“Dad had to make changes to make them grammatically correct,” he said. “But overall, they are the stories he told me as bedtime stories. The details are the same, with only minor changes. I can almost hear his voice in my head as I read them.”
Away at his first year of high school, the ninth grader acknowledges he misses his family a lot and likes having the stories written down.
Faulkner said he had a couple of challenges to overcome as he wrote them.
“I wanted them to be whimsical. They’re meant to be instructive but inspiring, even without the message,” he explained. “Kids’ imaginations, particularly the young, don’t absorb the lessons, per se. They just enjoy the stories.”
According to one adage, the way a truism works is that it’s “simple enough for children, and too complicated for an adult.”
“A lot of times, everything is over-analyzed. The messages to youth should be simple. The messages we often miss are simple,” Faulkner said.
It’s a difficult achievement to avoid sounding preachy when embedding an ethic in a story, but Faulkner achieves it. He passes along concrete advice about effective interactions with others to overcome obstacles.
“The second biggest difficulty was to perfect the moral without hammering it; without being preachy or overt. That’s a difficult thing to do,” Faulkner said. “We don’t really see it too much with literature anymore. There’s a lot of editing of older fables and texts developed in some cases hundreds of years ago. Editors are compiling them and reframing or redeveloping them.”
Modern stories aren’t what you would call an Aesop learning moment. The primary task is to create adventure in children’s stories in order to engage the audience he said.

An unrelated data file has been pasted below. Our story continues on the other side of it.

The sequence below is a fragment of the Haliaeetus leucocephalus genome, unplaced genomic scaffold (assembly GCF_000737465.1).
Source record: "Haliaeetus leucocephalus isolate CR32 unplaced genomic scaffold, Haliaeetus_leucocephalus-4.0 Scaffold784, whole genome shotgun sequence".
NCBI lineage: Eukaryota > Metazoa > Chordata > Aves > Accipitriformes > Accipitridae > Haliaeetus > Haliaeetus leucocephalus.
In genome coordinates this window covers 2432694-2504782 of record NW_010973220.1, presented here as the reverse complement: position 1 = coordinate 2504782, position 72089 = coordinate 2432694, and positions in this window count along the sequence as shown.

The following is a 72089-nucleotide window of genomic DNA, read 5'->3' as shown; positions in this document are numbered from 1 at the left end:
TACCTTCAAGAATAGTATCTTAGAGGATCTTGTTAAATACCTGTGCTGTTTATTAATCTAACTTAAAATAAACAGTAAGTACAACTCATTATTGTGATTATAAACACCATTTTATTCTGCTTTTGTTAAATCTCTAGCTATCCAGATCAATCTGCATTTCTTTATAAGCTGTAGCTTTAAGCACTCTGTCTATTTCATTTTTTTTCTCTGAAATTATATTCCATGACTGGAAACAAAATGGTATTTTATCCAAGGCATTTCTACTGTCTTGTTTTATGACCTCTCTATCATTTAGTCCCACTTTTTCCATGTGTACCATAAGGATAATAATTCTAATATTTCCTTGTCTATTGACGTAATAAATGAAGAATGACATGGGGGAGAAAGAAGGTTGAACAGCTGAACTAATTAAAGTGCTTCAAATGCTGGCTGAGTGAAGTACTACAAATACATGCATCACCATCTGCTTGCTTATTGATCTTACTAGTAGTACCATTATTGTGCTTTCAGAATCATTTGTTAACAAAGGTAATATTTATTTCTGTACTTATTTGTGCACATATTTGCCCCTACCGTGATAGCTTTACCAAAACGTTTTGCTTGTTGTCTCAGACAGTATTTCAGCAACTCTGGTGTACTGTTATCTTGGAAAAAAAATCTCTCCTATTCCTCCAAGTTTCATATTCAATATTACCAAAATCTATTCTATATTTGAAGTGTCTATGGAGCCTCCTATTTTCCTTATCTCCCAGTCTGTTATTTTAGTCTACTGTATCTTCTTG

That Faulkner is a lifelong Alaskan shows up subtly. We have a pioneer in Freddie Frog and a frontier ritual to the importance of a bear hunt to help the spoiled Ankur become a man in “The Ant and the Elephant.” The “Island of Horses” carries a theme of protecting wilderness through preserving the horses on their habitat, rather than making them move to populated places where humans live. But through it all, readers will see that Faulkner’s concern about telling an interesting story comes first.
A partnership with Aurora Firth as illustrator turned out to be a good matching. Firth’s drawings are whimsical, colorful and exacting, without being stiff or contrived. Firth is self-described as a “big sister,” to seven siblings. Home-schooled herself, she now functions as a teacher to her brothers and sisters. She also gives private art lessons.
“I thought it was important that the illustrations be colorful. He gave me a lot of freedom to select what scenes I wanted to illustrate,” Firth said. “I grew to enjoy the stories. Especially Freddie the Frog. It deserved playful illustrations.”
As for the title, “Odysseys from Homer” and its play on Homer’s Odyssey, the stories form a timeless journey. All were devised and recounted from the West Hill Homer home of the Faulkners these past many years.
The book is available at the Homer Bookstore and at Ben Firth’s Studio near Blackwater Bend Coffee. Call 226-2009 for more information.

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Posted by on Jan 23rd, 2013 and filed under Feature, More News. You can follow any responses to this entry through the RSS 2.0. Both comments and pings are currently closed.